2017 State Budget: Education/School Choice | Eastern North Carolina Now | Once clear message from the 2017 budget discussion: School choice remains a priority for the General Assembly

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    Publisher's note: The author of this post is Lindsay Marchello, who is an associate editor for the Carolina Journal, John Hood Publisher.

Publisher's note: This post is part of a series, where the other associated posts can be found here.

    Once clear message from the 2017 budget discussion: School choice remains a priority for the General Assembly. Both the House and Senate have included funding increases for Opportunity Scholarships in their respective budgets, with a few key differences.

  • The House and Senate add $10 million each year to the Opportunity Scholarship Grant Reserve Fund, bringing it to $44.8 million in the first budget year and $54.8 million in the second. Gov. Roy Cooper adds $4.75 million to the fund in the first year to honor commitments made to students but does not expand the fund to allow new scholarships.
  • The House and Senate pay for software to administer the Opportunity and Special Education Scholarship programs. Cooper's budget apparently does not. The House would provide $1.8 million for software the first year and roughly $900,000 over the two-year cycle to pay an independent research organization to evaluate the effectiveness of the program. The Senate provides $1.8 million the first year and $800,000 the second year for software.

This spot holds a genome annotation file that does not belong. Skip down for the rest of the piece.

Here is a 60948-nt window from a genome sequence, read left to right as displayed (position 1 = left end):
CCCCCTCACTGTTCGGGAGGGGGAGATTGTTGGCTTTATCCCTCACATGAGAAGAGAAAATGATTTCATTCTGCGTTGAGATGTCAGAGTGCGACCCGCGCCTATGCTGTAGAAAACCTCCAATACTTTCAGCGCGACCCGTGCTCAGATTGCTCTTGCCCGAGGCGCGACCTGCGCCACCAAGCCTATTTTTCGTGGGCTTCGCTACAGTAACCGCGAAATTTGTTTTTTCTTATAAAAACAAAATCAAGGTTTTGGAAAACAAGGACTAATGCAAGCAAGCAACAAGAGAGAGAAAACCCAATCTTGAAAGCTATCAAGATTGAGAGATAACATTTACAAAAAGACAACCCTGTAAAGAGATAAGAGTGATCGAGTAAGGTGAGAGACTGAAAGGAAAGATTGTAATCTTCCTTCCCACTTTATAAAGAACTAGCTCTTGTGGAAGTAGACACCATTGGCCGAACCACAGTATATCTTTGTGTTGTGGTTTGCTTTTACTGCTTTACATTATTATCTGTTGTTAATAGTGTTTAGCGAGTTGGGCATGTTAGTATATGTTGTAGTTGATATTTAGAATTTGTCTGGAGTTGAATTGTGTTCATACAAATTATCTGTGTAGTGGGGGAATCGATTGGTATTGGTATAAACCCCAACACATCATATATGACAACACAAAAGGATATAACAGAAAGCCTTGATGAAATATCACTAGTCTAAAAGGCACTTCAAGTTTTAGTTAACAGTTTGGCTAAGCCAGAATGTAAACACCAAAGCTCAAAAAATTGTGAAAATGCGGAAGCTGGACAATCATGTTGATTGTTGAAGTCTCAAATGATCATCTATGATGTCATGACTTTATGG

• The House requires Opportunity Scholarship recipients to take the Iowa Test of Basic Skills as a way of monitoring student progress. The Senate does not, nor does the governor.

    "The House put in some accountability measures, so that we have some understanding of outcomes," said Rep. Craig Horn, R-Union, the House Education Committee chairman. "There's an old phrase that goes, 'What am I getting for what I'm paying?' I believe the legislature is obligated to answer that question in every aspect, which includes am I getting my money's worth?"

  • The House also created a $2.5 million pilot program awarding Department of Transportation grants to reimburse some charter schools in remote areas that offer students transportation. "Charter schools already get a share of transportation money allocated in the same manner as those of traditional public schools," Horn said. "However, there are charter schools in some of our more rural areas that are faced with exceptional challenges." Neither the Senate's nor the governor's budget includes that funding.

    "Charter schools cast a bigger net than do traditional public schools, therefore, they have a greater challenge in being able to get their students to the school," Horn said. "Those charter schools are seeking additional help."
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